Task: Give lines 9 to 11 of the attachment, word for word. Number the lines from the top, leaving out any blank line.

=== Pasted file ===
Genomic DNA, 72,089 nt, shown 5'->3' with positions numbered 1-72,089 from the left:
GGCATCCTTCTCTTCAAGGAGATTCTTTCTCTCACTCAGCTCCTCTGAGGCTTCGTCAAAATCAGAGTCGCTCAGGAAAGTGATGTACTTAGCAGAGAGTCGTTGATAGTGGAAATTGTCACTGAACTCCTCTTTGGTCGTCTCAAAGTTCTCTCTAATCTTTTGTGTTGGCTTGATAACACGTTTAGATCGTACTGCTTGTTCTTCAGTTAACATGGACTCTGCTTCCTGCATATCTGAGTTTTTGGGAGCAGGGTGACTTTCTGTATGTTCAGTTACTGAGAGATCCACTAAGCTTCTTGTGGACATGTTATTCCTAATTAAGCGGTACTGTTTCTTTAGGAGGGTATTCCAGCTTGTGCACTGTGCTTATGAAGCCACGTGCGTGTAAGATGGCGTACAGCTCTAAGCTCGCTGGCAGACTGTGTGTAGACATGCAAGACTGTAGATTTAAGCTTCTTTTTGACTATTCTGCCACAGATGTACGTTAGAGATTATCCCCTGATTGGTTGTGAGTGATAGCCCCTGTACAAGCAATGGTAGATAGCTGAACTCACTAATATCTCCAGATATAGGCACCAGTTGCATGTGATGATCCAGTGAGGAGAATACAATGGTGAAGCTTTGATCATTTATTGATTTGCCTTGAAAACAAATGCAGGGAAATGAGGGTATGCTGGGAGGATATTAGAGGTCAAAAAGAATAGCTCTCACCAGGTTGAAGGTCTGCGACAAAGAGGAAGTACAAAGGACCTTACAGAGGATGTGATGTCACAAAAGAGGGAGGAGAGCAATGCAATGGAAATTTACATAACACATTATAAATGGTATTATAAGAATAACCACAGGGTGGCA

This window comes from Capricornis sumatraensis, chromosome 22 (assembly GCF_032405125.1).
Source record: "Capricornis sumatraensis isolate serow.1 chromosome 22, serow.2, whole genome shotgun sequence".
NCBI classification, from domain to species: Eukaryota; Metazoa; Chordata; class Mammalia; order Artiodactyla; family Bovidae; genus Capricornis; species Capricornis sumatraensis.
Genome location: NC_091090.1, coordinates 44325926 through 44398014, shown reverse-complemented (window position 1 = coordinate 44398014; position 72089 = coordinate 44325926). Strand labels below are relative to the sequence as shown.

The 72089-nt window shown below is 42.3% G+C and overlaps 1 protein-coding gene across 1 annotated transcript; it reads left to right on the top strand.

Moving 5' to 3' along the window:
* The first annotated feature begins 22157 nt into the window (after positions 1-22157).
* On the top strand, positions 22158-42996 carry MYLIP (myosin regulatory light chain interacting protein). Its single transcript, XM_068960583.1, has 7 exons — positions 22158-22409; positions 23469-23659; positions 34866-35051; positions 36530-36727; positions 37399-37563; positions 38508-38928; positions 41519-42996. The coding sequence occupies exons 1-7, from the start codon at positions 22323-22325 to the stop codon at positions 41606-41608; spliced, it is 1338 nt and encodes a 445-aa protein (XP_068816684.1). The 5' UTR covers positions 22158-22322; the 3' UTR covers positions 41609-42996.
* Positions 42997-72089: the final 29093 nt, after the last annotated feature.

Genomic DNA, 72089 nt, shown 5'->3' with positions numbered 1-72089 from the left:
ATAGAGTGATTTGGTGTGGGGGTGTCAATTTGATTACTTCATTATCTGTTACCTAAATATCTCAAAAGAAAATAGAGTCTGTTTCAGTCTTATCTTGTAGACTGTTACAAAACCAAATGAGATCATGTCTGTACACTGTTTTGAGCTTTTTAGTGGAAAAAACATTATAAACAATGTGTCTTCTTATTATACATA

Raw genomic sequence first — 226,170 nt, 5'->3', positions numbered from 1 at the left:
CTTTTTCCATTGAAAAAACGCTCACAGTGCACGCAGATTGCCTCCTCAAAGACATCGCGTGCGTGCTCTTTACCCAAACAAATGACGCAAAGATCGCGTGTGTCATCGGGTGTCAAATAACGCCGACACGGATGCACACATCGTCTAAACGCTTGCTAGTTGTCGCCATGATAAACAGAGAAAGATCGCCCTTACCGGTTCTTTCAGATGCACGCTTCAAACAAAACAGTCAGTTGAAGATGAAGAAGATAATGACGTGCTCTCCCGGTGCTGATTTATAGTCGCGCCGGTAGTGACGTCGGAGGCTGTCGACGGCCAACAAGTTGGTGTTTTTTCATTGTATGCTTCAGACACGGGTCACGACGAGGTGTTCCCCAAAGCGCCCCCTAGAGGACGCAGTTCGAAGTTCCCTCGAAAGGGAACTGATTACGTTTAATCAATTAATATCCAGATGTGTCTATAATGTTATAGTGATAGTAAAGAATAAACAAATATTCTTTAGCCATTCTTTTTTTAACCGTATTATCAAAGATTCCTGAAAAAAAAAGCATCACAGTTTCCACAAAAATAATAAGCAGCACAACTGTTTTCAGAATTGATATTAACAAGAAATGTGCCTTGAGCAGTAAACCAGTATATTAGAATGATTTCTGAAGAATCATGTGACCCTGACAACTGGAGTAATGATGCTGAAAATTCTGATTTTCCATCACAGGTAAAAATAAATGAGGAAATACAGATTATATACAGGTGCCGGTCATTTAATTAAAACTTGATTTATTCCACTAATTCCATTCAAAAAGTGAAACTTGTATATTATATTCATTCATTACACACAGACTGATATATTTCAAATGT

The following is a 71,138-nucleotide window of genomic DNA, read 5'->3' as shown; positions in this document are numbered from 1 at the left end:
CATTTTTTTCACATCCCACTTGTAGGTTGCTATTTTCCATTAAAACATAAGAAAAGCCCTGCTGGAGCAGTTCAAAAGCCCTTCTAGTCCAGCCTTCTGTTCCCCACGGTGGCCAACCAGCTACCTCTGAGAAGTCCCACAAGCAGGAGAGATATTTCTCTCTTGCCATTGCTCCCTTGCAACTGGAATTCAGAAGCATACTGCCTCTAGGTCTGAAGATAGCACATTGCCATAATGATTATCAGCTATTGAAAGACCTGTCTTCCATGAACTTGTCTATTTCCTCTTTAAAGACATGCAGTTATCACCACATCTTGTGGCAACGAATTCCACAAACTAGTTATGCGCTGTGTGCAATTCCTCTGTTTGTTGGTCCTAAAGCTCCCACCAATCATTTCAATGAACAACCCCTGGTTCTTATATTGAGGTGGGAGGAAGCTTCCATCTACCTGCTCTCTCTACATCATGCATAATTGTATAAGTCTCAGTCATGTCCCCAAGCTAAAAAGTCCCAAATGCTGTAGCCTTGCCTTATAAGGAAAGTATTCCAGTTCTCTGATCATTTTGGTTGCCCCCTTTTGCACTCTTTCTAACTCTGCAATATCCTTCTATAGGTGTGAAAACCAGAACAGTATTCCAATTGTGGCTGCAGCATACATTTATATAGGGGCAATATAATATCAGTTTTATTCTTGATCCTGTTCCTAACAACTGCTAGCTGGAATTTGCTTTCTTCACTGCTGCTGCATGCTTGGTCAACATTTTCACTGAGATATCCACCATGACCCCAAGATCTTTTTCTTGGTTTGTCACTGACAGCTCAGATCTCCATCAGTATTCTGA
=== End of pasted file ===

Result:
* The first annotated feature begins 22157 nt into the window (after positions 1-22157).
* On the top strand, positions 22158-42996 carry MYLIP (myosin regulatory light chain interacting protein). Its single transcript, XM_068960583.1, has 7 exons — positions 22158-22409; positions 23469-23659; positions 34866-35051; positions 36530-36727; positions 37399-37563; positions 38508-38928; positions 41519-42996. The coding sequence occupies exons 1-7, from the start codon at positions 22323-22325 to the stop codon at positions 41606-41608; spliced, it is 1338 nt and encodes a 445-aa protein (XP_068816684.1). The 5' UTR covers positions 22158-22322; the 3' UTR covers positions 41609-42996.
* Positions 42997-72089: the final 29093 nt, after the last annotated feature.